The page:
Monday, November 25, 2013

IM Arizona 2013 – The Day has arrived………

“John Tate, You are an Ironman.”   What a great thing to hear as you cross the finish line of your first Ironman.  

David and I got to Tempe on Thursday and after I dropped him at the Hotel, I jetted out to meet Laurel and Bill at a little athlete’s get together.  It was great to see her and finally meet Bill in person.  They are such great people and friends too. 

Bill, Laurel and me.

Friday morning found David and I heading out to the B-Line to go for a practice ride so David could get a feel for part of the bike course.  It was a very nice ride.  Thanks to Laurel, I was able to ride the course back in May.  It was a lot different as I was now riding it on my TT bike and had a few months of conditioning under my belt.  The pace David set felt good and I felt like I could keep my goal of maintaining an average speed of 18mph on the course during the race and having enough left for the run.

David getting ready for his first ride on the B-Line
Where's the Beach?

I can still remember riding with Laurel on my rented road bike and her on her mountain bike training for Leadville.  She killed me.  We went down into Fountain Hill area for a detour at the turnaround.  What a gorgeous community.  On the way back into town we came across what must have been a couple hundred CO2 cartridges spread out on the side of the road.  Laurel, being the ecologically minded person, one of her many fine qualities, stopped and we picked them all up.  Filling up our water bottles and our bike jerseys we headed back to the shop and put them in the recycling bin.  Found out they were spent cartridges’ the Arizona Department of Transportation discarded after use.  Shame on you ADOT!!!!!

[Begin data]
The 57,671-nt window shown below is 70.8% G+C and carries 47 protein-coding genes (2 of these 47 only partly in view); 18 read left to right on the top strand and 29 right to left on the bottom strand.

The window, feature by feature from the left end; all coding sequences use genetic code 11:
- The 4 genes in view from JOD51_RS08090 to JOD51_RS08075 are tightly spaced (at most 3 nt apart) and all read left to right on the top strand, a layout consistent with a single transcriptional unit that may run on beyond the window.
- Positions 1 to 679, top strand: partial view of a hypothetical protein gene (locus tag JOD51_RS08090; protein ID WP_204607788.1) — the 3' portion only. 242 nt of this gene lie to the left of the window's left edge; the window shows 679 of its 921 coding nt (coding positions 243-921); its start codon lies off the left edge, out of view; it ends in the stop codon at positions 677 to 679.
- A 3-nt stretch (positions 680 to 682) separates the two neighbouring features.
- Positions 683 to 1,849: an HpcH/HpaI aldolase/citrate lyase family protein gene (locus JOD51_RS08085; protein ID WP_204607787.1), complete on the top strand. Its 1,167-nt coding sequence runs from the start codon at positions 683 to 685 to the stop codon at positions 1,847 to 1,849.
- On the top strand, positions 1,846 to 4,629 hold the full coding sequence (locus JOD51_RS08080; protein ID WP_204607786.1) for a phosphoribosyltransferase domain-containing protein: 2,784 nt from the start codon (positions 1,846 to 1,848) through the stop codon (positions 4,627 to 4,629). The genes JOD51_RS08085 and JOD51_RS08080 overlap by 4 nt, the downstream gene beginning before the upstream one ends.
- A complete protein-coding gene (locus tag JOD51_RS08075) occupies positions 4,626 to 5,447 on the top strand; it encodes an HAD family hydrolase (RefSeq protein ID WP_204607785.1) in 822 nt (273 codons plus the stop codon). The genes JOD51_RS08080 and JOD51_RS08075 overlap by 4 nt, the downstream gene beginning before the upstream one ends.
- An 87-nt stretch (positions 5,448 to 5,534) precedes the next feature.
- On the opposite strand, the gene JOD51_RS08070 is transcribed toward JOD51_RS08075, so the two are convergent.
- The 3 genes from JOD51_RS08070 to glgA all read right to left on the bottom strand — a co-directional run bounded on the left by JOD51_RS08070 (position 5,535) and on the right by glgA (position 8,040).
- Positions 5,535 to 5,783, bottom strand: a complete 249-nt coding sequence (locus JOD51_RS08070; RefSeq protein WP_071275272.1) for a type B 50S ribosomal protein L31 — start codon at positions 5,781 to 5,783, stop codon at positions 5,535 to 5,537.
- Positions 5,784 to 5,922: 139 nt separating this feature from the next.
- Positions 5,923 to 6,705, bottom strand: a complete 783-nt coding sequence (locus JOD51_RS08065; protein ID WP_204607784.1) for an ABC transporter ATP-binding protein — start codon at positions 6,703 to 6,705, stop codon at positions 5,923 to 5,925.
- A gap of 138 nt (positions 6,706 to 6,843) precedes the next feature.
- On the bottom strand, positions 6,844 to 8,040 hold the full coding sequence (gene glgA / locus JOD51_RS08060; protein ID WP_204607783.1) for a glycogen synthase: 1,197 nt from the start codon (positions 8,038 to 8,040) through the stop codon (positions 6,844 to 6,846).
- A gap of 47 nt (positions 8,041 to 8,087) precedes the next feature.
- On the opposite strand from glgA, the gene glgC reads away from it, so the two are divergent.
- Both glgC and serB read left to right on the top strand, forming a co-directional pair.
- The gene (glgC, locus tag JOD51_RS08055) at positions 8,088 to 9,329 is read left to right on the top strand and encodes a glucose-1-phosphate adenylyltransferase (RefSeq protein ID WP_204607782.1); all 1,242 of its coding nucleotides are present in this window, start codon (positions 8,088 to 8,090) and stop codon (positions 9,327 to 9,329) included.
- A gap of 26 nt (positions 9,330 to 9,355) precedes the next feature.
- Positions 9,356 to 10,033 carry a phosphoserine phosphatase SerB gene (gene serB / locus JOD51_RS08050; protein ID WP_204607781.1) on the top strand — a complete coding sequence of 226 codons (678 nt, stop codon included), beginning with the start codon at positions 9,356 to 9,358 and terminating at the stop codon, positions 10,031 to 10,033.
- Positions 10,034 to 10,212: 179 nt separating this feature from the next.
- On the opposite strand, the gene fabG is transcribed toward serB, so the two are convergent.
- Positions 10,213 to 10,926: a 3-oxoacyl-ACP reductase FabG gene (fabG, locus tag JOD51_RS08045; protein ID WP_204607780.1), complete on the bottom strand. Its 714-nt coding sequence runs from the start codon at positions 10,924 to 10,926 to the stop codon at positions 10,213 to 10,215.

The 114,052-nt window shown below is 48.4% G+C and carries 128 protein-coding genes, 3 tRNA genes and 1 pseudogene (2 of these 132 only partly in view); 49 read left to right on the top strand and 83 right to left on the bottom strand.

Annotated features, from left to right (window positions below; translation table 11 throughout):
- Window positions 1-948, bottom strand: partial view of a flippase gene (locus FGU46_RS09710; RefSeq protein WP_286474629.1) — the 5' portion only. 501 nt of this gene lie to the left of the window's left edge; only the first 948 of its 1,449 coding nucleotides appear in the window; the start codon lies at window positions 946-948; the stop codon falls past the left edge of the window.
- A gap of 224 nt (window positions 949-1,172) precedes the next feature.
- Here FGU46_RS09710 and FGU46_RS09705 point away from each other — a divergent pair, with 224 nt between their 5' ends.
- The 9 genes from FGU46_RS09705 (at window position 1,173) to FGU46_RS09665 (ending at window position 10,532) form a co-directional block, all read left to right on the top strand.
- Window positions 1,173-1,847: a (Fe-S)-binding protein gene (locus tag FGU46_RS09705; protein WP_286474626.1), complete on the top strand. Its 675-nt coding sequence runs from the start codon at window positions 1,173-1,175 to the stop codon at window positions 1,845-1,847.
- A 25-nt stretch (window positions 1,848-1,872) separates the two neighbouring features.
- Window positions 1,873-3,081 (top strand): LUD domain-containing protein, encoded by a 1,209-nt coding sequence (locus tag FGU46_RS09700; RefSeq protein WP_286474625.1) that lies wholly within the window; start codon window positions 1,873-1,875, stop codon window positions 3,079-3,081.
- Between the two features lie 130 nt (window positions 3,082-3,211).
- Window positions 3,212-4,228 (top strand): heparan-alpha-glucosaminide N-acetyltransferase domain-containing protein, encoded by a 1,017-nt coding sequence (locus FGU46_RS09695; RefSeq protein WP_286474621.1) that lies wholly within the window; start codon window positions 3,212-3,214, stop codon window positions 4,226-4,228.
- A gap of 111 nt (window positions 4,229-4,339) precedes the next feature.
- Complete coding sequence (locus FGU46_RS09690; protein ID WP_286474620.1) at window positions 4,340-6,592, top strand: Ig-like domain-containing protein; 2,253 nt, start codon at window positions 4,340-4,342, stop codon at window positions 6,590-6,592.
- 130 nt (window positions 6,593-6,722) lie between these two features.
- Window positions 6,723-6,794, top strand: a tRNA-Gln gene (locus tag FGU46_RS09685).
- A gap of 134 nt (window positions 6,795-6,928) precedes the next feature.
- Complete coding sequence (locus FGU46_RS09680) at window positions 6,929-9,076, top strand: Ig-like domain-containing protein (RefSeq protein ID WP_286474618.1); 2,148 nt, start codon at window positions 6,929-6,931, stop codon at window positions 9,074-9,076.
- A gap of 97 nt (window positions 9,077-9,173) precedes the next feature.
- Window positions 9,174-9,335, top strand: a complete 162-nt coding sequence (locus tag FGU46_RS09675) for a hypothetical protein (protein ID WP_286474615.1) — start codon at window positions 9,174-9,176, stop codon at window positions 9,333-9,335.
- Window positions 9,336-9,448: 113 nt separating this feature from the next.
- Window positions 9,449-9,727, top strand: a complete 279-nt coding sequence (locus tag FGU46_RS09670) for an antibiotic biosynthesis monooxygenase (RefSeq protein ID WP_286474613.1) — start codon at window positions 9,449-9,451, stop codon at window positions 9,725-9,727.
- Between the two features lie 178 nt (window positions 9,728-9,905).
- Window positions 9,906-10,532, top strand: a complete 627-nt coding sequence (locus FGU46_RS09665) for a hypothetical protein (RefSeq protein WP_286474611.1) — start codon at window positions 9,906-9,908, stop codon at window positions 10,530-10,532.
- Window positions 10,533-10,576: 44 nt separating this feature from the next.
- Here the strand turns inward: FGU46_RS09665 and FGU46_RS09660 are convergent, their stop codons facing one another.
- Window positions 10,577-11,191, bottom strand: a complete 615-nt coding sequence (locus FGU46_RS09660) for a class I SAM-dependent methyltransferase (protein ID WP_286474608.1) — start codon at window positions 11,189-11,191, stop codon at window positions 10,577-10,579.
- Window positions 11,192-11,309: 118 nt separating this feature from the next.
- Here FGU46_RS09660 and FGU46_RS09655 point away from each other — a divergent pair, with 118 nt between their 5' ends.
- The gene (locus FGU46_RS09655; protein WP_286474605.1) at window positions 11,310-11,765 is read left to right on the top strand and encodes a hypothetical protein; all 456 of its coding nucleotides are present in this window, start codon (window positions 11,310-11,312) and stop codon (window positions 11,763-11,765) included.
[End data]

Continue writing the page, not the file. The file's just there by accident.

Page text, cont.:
Friday afternoon David and I went for a short run to shake things out and take a look at the turnaround point of the swim course.  Then Saturday morning we headed down to the water for a nice little practice swim.  Felt good getting in the water and getting a feel for the temperature, it took the edge off the nerves a bit too.

Race Day

Pretty crazy!!!  Got up early and started my pre-race nutrition plan.  I was nervous as all get out.  A bit excited too.  Just wanted to get in the water and get going.  We donned our wetsuits and I gave Robin one last kiss and headed to the start of a very long day.  I had planned to stay to the right and back of the swim group as I had done in previous open water situations.  However, somehow I found myself right in the middle of the pack.  The cannon went off and the craziness began.  Swimmers climbing over you, grabbing your feet, hitting you as their hands entered the water trying to get the best positioning for themselves.  After a couple hundred yards I found a pretty nice line and was able to get into my rhythm.  Because of the craziness, I didn’t have to spend too much time sighting.  I did however find myself staying right on course with the buoys.  Not sure if it was the best plan, but I managed a pretty good swim (1:39) for this non-swimmers body and my first real mass(ive) swim start.  Out of the water and heading for T1 was a great feeling.  I was anxious to get on the bike and get going.

Race Morning.  The last smile of the day until we cross the finish line.

And they're off!


Seeing Robin as I was mounting my bike and heading out was awesome!  Her smile and encouragement is always an inspiration for me during these events.  I was on my way and feeling great.  My goal for the ride was to get it done under 6:30.  No crosswinds on race day made for a nice fast ride.  I had just gotten out on the B-Line when David hollered at me as he was heading back into town to start his 2nd loop.  All I kept thinking to myself, I wasn’t going to let him catch me.  I stuck to my nutrition plan and rode through every aid station taking in some fluids.